“You can see he is ticked…I don’t know what I have ever done to make him not like me…he bit me….”
“My sister’s cat, Max, hates me for some reason. The first time I saw the cat it hissed at me right away, and that is pretty much the way it has been since day one. I am a total cat lover, and I have never been mean to this cat……”
Please watch the video. My immediate impression is that this gorgeous grey cat has been declawed. This post is not really about declawing. It is about cat behavior and our interaction with our cat.
When a cat smacks an adversary, as we see in the video, the claws are always out (extended). Every time. A cat will keep his/her claws in when tapping a friend (to, for example, wake him/her up) but this is an aggressive smack and the claws should be out and the person could only try this stunt once because he would have a bloody hand after the first strike. There would be absolutely no possibility that he could go on doing what he is doing – provoking this cat – pushing his hand towards him/her again and again.
I can’t be absolutely sure but my assessment as is stated — that this cat has been declawed. We know the video was made in America because the video maker’s voice is American. And we know that nearly all veterinarians in America declaw cats and about a third of domestic cats in America are declawed. This increases the chances of my assessment being correct.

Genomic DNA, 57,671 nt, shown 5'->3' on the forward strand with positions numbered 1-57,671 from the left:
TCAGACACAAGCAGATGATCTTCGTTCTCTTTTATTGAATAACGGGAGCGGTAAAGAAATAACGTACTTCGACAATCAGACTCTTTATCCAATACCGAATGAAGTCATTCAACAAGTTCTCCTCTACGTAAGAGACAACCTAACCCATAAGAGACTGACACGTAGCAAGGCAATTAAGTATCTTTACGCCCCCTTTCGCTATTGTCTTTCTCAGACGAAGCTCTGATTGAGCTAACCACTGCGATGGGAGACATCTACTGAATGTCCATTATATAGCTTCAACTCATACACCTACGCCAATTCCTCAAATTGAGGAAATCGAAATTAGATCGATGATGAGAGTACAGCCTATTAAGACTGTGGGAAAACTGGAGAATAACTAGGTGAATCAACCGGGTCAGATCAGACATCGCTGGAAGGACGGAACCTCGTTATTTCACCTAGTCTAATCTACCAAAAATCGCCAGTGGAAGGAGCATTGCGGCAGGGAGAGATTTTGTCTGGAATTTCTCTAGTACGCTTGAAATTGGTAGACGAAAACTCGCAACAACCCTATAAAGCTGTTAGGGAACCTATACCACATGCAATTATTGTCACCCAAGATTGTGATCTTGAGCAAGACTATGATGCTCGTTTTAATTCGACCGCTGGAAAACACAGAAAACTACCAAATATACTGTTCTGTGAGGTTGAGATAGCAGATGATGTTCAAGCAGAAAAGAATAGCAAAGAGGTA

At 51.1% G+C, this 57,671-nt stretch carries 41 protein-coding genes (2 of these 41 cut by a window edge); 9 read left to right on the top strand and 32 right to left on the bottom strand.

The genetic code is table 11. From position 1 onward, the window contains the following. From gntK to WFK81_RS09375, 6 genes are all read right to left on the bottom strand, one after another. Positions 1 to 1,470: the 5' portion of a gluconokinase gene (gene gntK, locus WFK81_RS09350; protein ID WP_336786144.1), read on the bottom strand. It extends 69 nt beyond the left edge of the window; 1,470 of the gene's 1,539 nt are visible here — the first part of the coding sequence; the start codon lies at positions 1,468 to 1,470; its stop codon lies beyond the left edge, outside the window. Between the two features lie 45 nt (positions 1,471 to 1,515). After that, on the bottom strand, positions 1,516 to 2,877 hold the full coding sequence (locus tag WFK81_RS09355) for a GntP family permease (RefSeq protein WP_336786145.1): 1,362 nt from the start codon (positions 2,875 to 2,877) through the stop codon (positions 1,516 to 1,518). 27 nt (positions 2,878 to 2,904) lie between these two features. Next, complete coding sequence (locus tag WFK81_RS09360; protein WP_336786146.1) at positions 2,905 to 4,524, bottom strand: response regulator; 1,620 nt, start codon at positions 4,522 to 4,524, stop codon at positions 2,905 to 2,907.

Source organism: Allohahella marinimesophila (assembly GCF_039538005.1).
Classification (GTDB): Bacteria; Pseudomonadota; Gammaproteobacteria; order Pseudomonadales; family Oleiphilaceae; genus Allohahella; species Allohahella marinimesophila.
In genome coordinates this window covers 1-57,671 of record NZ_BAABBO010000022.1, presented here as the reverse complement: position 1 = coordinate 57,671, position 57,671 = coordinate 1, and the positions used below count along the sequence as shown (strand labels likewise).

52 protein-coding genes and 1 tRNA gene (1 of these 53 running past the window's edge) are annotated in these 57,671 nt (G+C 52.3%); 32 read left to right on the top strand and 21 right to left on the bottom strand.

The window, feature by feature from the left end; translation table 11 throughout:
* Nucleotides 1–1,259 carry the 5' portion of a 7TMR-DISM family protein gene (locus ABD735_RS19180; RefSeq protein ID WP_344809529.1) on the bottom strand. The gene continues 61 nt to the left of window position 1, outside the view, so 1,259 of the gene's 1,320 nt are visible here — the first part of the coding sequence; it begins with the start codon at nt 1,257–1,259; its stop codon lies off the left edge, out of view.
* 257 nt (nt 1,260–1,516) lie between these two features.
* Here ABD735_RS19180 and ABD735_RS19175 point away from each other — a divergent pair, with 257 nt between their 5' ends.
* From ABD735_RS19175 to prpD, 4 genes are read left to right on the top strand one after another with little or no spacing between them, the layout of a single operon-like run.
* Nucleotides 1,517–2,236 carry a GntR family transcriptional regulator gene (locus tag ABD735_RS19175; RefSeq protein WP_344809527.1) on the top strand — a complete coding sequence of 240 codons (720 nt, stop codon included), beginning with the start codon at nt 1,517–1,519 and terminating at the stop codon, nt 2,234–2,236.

Okay, unless I hear to the contrary, I am compelled to conclude that this cat is declawed, which leads me to the further conclusion that he or she may be in pain and discomfort (based upon Dr. Kirten Doub’s findings) and indeed may have a dislike for this person not because this person has been nasty to him/her but because he resembles somebody who has been nasty to him and that person may have been a veterinarian. Or this cat is just pissed off because of the discomfort.
What is your assessment? Can anything be done to rectify the situation? X-ray of the paws for bone shards for example? Who knows?